Dear Cross-Currents readers,
We are pleased to present you with the twenty-first quarterly issue of the open-access Cross-Currents e-journal.
The discussion framing the articles in this special issue on “Cartographic Anxieties” began as a panel at the 2016 American Association of Geographers’ annual meeting. The contributions by Edyta Roszko (University of Copenhagen), Alexander Akin (Bolerium Books), Uranchimeg Tsultenim (UC Berkeley), guest editor Franck Billé (UC Berkeley), and Martin Saxer (Ludwig Maximilian University of Munich) focus on China and its neighbors from the perspective of different disciplines: anthropology, history, and history of art. Billé explains in his introduction that this geographic convergence is timely given China’s recent economic and political trajectory: “In tracing and analyzing the cartographic tremors of a geopolitical formation in flux, the different articles offer an outline of the mechanics of ‘cartographic anxiety’ and together contribute to a better understanding of the affective power of mapping.”
This issue also features three review essays. In the first review, Peter C. Perdue (Yale University) ambitiously puts six recent publications on Xinjiang in conversation with each other, describing them as a “third wave” of scholarship that “put[s] Xinjiang at the center of Eurasia, rather than on the periphery of China, and… place[s] strong emphasis on the autonomy and power of actors in Xinjiang, rather than on their subordination to the Chinese state.” The titles reviewed by Perdue include: Kwangmin Kim’s Borderland Capitalism: Turkestan Produce, Qing Silver, and the Birth of an Eastern Market (Stanford, 2016); Rian Thum’s The Sacred Routes of Uyghur History (Harvard, 2014); David Brophy’s Uyghur Nation: Reform and Revolution on the Russia-China Frontier (Harvard, 2016); Judd Kinzley’s Production and Power in China’s Far West: Gold, Wool, and Oil in the Transformation of Xinjiang, 1893–1965 (Chicago, forthcoming); Justin M. Jacobs’s Xinjiang and the Modern Chinese State (Washington, 2016); and Tom Cliff’s Oil and Water: Being Han in Xinjiang (Chicago, 2016).
The third review essay, by Kenneth Pomeranz (University of Chicago), takes as its starting point the fact that “for as long as there has been a recognizable Chinese state, the management of the Yellow River has been seen as a major indicator of its performance.” He discusses the contributions of Micah S. Muscolino’s The Ecology of War in China: Henan Province, the Yellow River, and Beyond, 1939–1950 (Cambridge, 2014) and David A. Pietz’s The Yellow River: The Problem of Water in Modern China (Harvard, 2015) to our understanding of this centuries-old challenge. He concludes that “Pietz’s tale of long-run transformation clearly takes us to the present, with the technocrats very much in charge, but not necessarily in control,” while Muscolino’s focus on unintended consequences, incomplete reversibility, and destabilized environments has more than just historical interest in an age in which “human decisions—often based on the short-term pursuit of power—may shape even the broadest long-standing background conditions of human societies.”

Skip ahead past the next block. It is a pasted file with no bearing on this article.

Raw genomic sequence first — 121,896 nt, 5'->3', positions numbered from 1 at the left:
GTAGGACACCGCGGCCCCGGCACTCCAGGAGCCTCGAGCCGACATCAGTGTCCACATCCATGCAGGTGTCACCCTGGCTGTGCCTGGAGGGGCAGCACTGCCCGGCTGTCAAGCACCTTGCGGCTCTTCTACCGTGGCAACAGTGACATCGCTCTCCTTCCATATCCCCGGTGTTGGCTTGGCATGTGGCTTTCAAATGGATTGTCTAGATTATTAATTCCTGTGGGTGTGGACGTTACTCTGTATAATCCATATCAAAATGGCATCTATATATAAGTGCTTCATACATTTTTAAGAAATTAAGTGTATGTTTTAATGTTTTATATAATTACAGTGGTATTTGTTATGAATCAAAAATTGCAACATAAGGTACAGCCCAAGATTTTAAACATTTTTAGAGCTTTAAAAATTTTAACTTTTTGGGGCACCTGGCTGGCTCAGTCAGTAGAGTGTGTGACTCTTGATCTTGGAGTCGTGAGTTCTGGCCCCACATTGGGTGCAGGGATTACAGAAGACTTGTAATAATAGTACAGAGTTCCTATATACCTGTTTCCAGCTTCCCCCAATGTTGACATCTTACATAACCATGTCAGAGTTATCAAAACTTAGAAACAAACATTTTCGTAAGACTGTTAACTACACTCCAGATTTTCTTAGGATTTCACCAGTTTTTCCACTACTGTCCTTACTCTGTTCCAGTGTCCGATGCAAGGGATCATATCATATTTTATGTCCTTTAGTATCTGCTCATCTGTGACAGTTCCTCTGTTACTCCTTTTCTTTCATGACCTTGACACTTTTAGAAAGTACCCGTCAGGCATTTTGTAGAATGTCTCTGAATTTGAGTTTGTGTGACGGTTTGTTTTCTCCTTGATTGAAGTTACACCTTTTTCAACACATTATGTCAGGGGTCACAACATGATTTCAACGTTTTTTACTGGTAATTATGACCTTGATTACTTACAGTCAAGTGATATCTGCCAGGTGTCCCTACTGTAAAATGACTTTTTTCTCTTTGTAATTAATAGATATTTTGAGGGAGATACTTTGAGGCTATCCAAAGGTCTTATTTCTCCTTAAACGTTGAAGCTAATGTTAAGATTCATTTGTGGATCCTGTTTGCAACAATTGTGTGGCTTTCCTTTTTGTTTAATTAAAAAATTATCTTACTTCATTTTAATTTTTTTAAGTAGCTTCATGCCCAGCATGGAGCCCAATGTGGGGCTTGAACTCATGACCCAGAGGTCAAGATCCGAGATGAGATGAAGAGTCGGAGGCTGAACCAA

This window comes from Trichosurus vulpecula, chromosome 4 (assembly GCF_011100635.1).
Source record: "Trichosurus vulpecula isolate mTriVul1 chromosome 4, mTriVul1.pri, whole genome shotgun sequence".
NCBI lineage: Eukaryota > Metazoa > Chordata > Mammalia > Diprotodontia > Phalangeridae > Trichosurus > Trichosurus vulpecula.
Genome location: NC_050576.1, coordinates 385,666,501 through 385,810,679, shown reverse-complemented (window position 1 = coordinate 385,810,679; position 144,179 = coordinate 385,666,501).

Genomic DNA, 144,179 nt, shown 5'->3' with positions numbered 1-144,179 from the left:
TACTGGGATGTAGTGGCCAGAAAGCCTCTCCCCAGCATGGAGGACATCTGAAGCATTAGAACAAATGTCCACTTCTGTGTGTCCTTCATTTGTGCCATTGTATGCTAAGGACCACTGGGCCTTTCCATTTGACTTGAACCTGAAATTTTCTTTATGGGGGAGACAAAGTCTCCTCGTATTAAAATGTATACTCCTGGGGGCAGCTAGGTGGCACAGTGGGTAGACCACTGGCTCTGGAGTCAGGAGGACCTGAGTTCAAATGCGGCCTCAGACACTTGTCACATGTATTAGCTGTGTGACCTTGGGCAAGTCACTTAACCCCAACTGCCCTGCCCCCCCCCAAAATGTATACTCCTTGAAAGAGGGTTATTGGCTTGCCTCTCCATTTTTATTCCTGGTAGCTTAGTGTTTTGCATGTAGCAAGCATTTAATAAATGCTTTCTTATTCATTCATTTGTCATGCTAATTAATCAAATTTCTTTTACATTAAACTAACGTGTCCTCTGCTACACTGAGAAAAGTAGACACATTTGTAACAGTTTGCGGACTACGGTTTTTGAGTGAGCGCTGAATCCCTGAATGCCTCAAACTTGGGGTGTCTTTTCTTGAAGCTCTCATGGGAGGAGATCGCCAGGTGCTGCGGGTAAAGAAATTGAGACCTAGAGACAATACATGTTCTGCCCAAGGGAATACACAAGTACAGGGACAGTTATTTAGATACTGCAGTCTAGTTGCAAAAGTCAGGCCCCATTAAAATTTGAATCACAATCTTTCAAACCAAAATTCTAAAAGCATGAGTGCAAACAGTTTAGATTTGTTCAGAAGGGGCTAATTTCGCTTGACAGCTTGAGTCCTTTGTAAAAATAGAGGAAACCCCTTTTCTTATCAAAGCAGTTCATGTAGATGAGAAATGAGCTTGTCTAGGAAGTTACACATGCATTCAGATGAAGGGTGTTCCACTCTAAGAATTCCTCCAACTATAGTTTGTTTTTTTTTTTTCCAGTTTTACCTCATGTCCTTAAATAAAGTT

Finally, Shellen Wu (University of Tennessee) reviews “two excellent new works [that] reveal the multifaceted and complex nature of science in the PRC”: Farewell to the God of Plague: Chairman Mao’s Campaign to Deworm China (UC Press, 2016), by Miriam Gross, and Red Revolution, Green Revolution: Scientific Farming in Socialist China (Chicago, 2016), by Sigrid Schmalzer. Wu examines how both works “demonstrate the manifold ways science filtered into the countryside and became the basis of the party’s interactions with the rural populace.”
This issue’s photo essay—“The Cartographic Evolution of the Sino-Mongolian Border at Zamyn Üüd/Erlian”—features a diverse selection of maps curated by librarian Susan Powell (UC Berkeley) to explore how the shifting of the Sino-Mongolian relationship throughout the twentieth century was played out on the ground in one “small but distinctive” area of the border, where the Trans-Mongolian Railway both perforates the boundary and links the two nations. The maps, Powell says, “reflect both the general hardening of borders and the desire for spatial fixity that progressed over the twentieth century.”
In this issue’s “Readings from Asia” section, an essay entitled “An Homage to the Bleak and Dismal World,” Kim Yerim (Yonsei University) introduces English-language readers to Korean novelist Yŏm Sang-sŏp (1897–1963) by reviewing Chŏsuha ŭi sigan: Yŏm Sang-sŏp ŭl ikta 저수하의 시간, 염상섭을 읽다 [Time under the heaven tree: Reading Yŏm Sang-sŏp] (Somyŏng ch’ulp’an, 2014), edited by Han Kee Hyung and Lee Hye-Ryoung. This collection of twenty essays explores the “multiplicity, complexity, confusion, and marginality that create productive chaos, which in turn invite constant rereading of Yŏm Sang-sŏp and his texts.”
We hope you enjoy reading this issue. As always, we look forward to receiving your feedback. Be sure to register here on our website in order to leave comments for our contributors and join the conversation.
Wen-hsin Yeh and Sungtaek Cho